The Effects of a Total Worker Health Intervention on Workplace Safety: Mediating Effects of Sleep and Supervisor Support for Sleep

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Journal of Occupational Health Psychology

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We tested the effects of a randomized controlled trial Total Worker Health intervention on workplace safety outcomes. The intervention targeted employee sleep at both the supervisor-level (e.g., sleep-specific support training) and employee-level (e.g., sleep tracking and individualized sleep feedback). The intervention components were developed using principles of the Total Worker Health approach and the theory of triadic influence for health behaviors. We hypothesized that employees in the treatment group would report greater safety compliance, safety participation, and safety motivation, and would be less likely to experience a work-related accident or injury following the intervention through improvements in sleep quantity and quality, as well as increased perceptions of supervisors' support for sleep. It was theorized that the indirect effects of the intervention on workplace safety outcomes via sleep mediators operated through a resource pathway, whereas the supervisor support for sleep mediator operated through an exchange pathway. Results broadly revealed that employees in the treatment group, compared to those in the control group, reported greater workplace safety behaviors and safety motivation, and reduced workplace accidents and injuries 9 months post-baseline, through lower dissatisfaction with sleep, reduced sleep-related impairments, and greater supervisor support for sleep 4 months post-baseline. Intervening on sleep and supervisor support for sleep in an integrated Total Worker Health framework can have a positive impact on workplace safety. (PsycInfo Database Record (c) 2023 APA, all rights reserved).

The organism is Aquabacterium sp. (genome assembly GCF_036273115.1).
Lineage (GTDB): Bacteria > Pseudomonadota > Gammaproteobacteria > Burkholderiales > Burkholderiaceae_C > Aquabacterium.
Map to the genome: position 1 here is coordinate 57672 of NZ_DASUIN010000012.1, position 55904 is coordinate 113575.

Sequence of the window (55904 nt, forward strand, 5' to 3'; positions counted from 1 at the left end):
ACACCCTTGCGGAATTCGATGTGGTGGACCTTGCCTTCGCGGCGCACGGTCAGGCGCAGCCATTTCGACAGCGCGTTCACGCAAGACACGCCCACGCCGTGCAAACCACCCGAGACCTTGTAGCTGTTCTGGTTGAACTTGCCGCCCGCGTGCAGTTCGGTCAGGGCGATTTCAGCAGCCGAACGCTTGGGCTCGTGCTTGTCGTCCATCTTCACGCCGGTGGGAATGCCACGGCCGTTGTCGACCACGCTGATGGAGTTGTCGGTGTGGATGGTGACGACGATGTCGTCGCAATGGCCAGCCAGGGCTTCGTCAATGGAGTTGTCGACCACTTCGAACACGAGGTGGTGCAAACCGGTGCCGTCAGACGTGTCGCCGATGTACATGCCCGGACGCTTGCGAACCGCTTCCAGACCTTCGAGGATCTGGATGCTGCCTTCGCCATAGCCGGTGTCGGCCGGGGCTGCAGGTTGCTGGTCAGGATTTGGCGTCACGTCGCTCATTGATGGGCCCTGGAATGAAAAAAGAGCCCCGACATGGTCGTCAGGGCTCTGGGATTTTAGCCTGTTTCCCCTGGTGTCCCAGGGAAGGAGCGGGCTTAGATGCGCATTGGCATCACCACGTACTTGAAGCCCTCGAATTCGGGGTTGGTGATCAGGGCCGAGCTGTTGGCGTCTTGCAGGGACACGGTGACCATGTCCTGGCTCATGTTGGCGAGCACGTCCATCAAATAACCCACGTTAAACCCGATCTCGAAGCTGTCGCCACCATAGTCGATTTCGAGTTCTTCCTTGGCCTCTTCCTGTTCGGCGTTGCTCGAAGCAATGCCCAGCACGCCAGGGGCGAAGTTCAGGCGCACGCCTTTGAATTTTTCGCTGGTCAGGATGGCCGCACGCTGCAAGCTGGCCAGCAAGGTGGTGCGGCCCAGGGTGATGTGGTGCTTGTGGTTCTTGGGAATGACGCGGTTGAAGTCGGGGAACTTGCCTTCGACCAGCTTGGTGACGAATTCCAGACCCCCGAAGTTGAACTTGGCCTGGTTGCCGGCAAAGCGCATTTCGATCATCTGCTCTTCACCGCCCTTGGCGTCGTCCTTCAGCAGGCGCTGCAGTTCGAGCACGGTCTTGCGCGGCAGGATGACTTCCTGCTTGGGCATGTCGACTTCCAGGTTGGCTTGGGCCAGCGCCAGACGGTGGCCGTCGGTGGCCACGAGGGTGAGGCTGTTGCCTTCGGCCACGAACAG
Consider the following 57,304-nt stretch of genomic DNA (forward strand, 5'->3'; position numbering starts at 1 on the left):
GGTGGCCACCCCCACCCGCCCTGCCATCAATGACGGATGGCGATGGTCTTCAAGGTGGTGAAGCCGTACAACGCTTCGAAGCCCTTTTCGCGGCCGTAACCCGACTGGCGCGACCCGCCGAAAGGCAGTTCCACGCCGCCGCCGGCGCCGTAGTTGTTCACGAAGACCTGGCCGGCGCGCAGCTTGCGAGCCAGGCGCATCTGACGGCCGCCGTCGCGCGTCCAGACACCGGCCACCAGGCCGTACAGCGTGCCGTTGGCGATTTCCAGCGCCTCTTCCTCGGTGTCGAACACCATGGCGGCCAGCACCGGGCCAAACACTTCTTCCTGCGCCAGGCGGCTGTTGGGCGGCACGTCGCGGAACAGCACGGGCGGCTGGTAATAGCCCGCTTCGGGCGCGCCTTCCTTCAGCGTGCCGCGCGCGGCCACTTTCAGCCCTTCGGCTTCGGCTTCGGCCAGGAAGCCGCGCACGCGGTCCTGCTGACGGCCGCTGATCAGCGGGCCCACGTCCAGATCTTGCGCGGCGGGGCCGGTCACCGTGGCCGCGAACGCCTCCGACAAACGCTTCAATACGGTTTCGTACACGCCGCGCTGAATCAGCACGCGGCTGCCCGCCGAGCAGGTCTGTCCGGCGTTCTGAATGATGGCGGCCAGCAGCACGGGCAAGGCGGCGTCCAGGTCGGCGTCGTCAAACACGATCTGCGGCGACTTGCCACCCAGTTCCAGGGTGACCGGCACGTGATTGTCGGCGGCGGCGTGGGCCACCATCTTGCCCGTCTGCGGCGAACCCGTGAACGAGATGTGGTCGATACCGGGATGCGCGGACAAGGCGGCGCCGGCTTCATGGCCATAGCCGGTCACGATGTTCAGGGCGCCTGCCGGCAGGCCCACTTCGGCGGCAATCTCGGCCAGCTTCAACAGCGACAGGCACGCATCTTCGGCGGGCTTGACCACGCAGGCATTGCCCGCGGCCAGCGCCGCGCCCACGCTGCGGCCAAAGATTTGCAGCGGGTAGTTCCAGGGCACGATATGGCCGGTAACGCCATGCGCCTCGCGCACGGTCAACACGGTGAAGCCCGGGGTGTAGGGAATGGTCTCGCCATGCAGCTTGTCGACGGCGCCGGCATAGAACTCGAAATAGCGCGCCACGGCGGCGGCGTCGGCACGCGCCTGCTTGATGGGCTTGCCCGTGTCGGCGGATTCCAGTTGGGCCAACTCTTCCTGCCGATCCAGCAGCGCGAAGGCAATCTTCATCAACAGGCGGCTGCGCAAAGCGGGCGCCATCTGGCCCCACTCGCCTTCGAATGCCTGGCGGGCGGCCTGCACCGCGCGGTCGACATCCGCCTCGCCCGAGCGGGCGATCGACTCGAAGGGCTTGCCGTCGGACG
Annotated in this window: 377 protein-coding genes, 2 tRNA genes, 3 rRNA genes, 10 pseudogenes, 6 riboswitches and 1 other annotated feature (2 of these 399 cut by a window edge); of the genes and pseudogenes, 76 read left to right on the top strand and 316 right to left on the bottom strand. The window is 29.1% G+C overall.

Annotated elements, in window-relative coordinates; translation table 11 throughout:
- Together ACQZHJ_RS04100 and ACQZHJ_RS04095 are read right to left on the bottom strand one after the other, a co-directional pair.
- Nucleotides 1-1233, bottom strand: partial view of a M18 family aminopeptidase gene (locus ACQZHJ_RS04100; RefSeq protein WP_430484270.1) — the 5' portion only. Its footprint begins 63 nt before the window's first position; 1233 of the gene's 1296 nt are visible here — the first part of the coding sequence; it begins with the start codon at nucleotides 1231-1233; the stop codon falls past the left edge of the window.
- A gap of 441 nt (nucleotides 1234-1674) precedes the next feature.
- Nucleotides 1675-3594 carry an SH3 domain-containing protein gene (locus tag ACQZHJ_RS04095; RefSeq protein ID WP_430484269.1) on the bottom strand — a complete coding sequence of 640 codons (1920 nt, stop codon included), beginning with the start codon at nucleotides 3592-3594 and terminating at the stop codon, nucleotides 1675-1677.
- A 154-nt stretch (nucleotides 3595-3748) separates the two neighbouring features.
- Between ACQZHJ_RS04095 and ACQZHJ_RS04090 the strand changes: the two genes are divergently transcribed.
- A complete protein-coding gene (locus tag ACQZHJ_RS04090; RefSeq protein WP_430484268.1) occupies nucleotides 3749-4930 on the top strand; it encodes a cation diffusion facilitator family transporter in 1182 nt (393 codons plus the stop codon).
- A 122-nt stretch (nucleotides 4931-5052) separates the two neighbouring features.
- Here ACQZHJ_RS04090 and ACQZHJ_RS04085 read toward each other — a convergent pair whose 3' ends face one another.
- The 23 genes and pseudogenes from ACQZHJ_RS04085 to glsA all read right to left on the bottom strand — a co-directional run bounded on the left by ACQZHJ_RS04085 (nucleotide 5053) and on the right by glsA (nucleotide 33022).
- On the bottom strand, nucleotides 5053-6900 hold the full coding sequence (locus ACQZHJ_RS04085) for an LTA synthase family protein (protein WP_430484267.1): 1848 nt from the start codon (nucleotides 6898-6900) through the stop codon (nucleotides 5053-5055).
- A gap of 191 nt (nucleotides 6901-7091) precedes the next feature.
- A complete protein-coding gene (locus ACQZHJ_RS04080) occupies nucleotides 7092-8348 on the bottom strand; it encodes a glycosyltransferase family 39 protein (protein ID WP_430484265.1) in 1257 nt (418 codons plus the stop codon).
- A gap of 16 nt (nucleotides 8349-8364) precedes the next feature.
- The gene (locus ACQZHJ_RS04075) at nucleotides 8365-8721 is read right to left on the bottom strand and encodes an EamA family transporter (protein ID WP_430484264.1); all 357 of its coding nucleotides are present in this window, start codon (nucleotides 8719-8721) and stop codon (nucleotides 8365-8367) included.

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American Psychological Association